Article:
Pingo?

 

 

 

 

The above is, apparently, a character named Pingo and has several books about this creature person character.  If you want to know more about this Pingo, click on the photograph and think about buying the book.  It showed up on a Google search for pingo images, but it isn’t the type I am going to talk about.

 

 

I have to admit, I had never heard of a pingo.  It has now been long enough (couple of weeks) that I cannot remember how I came into contact with the word, but I believe it was through a science article.  I saved the name and wiki link and thought a post would be good someday.

So, today, I have decided to talk about pingos.

A pingo is like a hill of ice covered in dirt.  This can make it look like any other hill or mound but it is different. Pingos can occur in any area where freezing and thawing affect a change in the land significantly.  They can get quite large.  Some have measured over 200 feet high and about 2/5 of a mile across.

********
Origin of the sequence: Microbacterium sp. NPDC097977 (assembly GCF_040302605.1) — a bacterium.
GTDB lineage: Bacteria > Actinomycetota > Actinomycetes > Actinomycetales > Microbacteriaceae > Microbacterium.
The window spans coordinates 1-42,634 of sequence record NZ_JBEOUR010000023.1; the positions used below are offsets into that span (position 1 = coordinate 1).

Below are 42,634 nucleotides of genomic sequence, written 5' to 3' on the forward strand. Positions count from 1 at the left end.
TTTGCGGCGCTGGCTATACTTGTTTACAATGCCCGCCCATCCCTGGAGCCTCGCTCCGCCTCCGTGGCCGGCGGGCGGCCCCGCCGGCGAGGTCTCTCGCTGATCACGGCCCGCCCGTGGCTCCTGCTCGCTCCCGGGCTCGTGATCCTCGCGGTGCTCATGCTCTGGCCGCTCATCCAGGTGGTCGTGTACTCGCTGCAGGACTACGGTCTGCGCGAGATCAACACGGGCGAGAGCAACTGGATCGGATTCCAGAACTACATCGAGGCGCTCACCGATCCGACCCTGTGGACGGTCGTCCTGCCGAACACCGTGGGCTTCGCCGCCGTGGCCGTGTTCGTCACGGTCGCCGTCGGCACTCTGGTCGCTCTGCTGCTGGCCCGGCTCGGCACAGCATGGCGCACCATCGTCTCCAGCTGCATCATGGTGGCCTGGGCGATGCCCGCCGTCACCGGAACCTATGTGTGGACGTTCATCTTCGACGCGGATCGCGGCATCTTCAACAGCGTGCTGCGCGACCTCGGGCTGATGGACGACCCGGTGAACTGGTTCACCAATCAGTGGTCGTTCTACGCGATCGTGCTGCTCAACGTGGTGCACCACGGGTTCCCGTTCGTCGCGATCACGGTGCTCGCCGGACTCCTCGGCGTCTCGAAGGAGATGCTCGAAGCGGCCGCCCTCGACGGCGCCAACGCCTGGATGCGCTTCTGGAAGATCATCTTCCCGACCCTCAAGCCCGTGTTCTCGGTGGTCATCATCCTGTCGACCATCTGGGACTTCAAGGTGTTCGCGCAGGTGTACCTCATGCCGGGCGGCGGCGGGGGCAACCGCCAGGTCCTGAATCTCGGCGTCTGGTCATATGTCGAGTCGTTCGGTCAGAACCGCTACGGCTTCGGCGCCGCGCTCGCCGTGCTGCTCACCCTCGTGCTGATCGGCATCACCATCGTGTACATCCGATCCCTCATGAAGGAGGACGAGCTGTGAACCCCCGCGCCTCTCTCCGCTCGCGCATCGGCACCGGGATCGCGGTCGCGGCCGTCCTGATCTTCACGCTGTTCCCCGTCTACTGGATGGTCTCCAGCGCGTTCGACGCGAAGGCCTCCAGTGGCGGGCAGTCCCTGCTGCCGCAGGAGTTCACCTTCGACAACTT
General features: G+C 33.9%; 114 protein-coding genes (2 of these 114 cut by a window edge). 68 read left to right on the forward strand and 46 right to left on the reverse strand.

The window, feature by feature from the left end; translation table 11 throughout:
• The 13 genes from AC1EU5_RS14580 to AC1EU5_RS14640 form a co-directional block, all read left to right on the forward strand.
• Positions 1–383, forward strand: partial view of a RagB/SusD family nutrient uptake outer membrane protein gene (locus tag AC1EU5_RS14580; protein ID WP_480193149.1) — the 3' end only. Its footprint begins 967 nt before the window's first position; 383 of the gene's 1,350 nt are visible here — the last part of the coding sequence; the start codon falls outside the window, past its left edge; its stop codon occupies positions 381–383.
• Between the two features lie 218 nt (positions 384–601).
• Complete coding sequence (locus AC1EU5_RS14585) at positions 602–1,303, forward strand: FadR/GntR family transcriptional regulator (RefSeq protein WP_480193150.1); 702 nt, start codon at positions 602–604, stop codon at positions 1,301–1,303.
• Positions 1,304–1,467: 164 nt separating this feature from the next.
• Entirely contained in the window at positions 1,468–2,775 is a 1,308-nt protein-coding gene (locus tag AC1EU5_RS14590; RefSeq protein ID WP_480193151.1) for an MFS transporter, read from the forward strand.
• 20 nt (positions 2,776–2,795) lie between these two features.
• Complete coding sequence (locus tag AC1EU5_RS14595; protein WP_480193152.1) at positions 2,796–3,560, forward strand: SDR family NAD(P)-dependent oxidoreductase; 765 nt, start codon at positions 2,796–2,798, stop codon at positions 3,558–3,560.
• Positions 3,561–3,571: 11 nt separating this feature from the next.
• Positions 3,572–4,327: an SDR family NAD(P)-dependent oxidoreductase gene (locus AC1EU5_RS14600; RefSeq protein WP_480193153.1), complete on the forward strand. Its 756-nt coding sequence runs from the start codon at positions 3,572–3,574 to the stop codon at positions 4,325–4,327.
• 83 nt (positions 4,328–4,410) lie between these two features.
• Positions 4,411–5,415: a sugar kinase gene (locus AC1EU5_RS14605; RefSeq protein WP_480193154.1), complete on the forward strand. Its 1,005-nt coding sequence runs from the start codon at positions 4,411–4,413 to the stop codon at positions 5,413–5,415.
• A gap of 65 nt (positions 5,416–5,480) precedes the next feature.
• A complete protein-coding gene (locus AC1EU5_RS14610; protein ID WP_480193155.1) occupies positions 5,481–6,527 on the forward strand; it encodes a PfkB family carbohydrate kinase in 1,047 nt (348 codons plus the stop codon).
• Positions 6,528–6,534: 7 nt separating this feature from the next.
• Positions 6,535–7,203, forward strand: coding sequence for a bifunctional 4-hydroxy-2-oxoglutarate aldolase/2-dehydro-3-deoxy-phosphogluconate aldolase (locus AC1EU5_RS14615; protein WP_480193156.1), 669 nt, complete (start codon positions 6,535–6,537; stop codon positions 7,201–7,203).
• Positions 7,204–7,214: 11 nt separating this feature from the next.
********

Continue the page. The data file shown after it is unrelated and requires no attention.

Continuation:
Another word for a pingo is a hydroaccolith.  The word “pingo” means “small hill” in the language of Inuvialuktun, or Western Canadian Inuit.  The Inuits are, basically, Eskimos (I believe).

A few of the places which have pingos are Northwest Territory (Canada), Greenland, and Siberia, even in England and the Netherlands.  The Earth has (estimate) 11,000 pingos.  I have never seen one outside of a photograph.

There are several types of pingos, some resembling volcanoes.  These, often, have cones broken at the top due to the ice breaking and melting.  As stated earlier, a lot of these look like rounded hills or mounds.  The area must have permafrost for pingos to exist.  If a pingo has collasped, then permafrost once existed.  They are growing, but slowly (about 2 cm / yr ).  Drained lakes or rivers can cause one type of pingo.  The other is, usually, caused by underground water flowing from a surface source.

Here are a couple of pictures of pingos:

In Canada

In Canada, again, but this one is melting.

If you want to delve into pingos more, I would suggest Wiki.  Most of the info contained in this post came from here; I just tried to condense and make it easier to read.

Here are a few other sources for pingo information:

Britannica

Frozen Ground

And, finally, a YouTube video on Pingos: (You knew that was coming, right?)

Hope you enjoyed this brief excursion into something I found pretty fascinating.

Namaste,

Scott

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